"7 ways to hide your self from the rest of the world"
ODC Theater, San Francisco, CA
January 30, 2011
ODC is filling San Francisco's Mission District with decadent dance performance in this, the inaugural season of their new theater and campus space. Most recently, Kelly Kemp & Company / Number 9 graced the stage with "7 ways to hide your self from the rest of the world". Well-developed structural modern choreography paired with an investigative narrative generated probing questions about how personal history informs current action.
One dancer began the piece by reciting a list of situations that happen in life; every sentence starting with the word 'when'. Existing on different parts of the seriousness spectrum (i.e. 'when they got divorced' versus 'when I lost my keys'), some of the circumstances clearly occurred long ago while others may have transpired just last week. The intoxicating part of the piece was not the introduction of these 'when' statements but instead the treatment of the 'then'. Rather than responding with 'then I' or 'then this happened', the 'then' was expressed choreographically. In the forty minutes that followed this first verbal segment, Kemp demonstrated that the reaction to specific instances can be so different: ambiguous, defined, slow, contentious or peaceful.
A long passage from the middle of "7 ways to hide your self from the rest of the world" really captured Kemp's narrative purpose. A male soloist began onstage with three women and performed very freeing choreography, almost as if he was metaphorically purging these 'when' events from his consciousness and being. Eventually the entire cast joined him, dancing in circular, expansive and uninhibited patterns. Not everyone was moving at all times, in fact, some of the cast was at rest while others became swept up in their physicality. Regardless, the whole scene was one of hopeful and successful cleansing; almost an exorcism of persistent demons. However, Kemp did show that moving on is not always possible for everyone. The recapitulation of the 'when' stories at the end of the work symbolized that sometimes what has happened in our lives still rages on in the head, heart and the soul no matter how hard we try or have tried to work past it.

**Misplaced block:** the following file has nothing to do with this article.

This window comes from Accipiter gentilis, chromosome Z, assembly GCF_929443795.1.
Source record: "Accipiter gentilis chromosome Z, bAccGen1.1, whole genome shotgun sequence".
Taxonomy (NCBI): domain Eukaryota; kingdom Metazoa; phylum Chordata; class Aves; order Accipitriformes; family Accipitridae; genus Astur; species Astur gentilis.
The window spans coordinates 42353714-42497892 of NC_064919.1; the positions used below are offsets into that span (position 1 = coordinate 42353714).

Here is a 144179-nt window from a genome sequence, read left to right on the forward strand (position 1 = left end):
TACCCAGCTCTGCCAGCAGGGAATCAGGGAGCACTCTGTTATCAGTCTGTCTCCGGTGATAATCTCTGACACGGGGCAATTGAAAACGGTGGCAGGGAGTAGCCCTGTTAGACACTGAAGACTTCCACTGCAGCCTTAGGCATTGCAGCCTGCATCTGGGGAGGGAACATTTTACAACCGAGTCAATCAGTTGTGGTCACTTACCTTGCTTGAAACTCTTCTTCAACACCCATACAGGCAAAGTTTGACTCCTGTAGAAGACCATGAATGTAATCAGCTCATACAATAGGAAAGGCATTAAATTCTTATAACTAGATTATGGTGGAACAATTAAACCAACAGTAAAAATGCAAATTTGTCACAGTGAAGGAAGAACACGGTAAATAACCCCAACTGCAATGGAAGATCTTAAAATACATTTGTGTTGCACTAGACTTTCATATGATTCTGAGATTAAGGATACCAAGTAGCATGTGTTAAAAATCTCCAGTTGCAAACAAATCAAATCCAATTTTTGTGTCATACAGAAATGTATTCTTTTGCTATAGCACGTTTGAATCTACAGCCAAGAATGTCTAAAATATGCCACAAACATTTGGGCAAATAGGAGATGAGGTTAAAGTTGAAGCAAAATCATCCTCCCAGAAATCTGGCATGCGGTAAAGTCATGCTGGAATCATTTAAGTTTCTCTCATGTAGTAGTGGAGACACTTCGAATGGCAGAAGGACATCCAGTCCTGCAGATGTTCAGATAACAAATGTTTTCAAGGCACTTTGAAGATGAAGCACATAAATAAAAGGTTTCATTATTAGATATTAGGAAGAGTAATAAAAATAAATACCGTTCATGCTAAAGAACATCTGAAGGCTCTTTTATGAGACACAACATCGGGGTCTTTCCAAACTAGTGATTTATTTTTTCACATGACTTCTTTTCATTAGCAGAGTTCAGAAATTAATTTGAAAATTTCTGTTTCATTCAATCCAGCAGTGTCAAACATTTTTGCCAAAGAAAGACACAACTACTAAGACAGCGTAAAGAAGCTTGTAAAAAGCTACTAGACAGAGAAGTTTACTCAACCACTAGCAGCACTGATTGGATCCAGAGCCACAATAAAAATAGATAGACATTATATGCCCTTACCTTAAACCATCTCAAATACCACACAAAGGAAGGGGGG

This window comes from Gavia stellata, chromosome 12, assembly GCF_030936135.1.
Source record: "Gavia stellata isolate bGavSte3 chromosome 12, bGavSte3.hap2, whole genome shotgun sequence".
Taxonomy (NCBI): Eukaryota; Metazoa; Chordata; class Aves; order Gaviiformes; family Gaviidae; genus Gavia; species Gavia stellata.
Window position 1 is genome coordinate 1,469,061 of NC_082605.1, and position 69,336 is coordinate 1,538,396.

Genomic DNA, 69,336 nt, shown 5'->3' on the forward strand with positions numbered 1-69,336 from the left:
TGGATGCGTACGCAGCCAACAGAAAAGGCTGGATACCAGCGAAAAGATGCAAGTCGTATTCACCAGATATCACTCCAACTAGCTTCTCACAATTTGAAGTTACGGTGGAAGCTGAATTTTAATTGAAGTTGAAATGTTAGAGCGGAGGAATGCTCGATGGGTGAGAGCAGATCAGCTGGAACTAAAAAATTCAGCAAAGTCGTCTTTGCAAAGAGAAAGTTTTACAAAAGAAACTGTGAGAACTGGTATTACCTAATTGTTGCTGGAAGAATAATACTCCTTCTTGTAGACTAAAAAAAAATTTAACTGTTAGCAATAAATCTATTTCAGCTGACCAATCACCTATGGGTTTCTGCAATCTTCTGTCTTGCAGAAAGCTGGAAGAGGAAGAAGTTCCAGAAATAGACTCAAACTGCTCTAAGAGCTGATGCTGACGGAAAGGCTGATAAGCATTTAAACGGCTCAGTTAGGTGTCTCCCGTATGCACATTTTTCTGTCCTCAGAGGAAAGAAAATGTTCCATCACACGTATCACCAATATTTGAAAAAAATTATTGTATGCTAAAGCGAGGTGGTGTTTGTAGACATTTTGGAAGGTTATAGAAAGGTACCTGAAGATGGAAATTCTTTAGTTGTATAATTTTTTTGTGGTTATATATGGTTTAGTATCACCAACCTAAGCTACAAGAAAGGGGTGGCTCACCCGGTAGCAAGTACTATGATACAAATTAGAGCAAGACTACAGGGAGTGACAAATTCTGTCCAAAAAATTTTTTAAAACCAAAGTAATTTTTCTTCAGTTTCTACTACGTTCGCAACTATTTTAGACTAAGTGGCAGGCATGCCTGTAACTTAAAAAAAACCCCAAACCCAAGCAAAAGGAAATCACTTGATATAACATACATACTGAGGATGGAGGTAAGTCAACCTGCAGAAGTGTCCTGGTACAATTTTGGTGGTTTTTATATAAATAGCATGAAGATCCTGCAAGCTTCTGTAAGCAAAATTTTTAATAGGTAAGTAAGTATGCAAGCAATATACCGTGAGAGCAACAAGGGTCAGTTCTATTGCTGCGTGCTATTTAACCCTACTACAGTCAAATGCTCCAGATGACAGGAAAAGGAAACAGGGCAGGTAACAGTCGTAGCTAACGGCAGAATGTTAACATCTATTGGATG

Overall, the company was very impressive in their ability to translate the content through text and dance, though a couple of the company members were not as technically sound as the others. I agree that not everyone in a given group needs to be the same; cookie cutter dance companies are a little predictable and boring to watch. But, a general base level of technique is a good idea.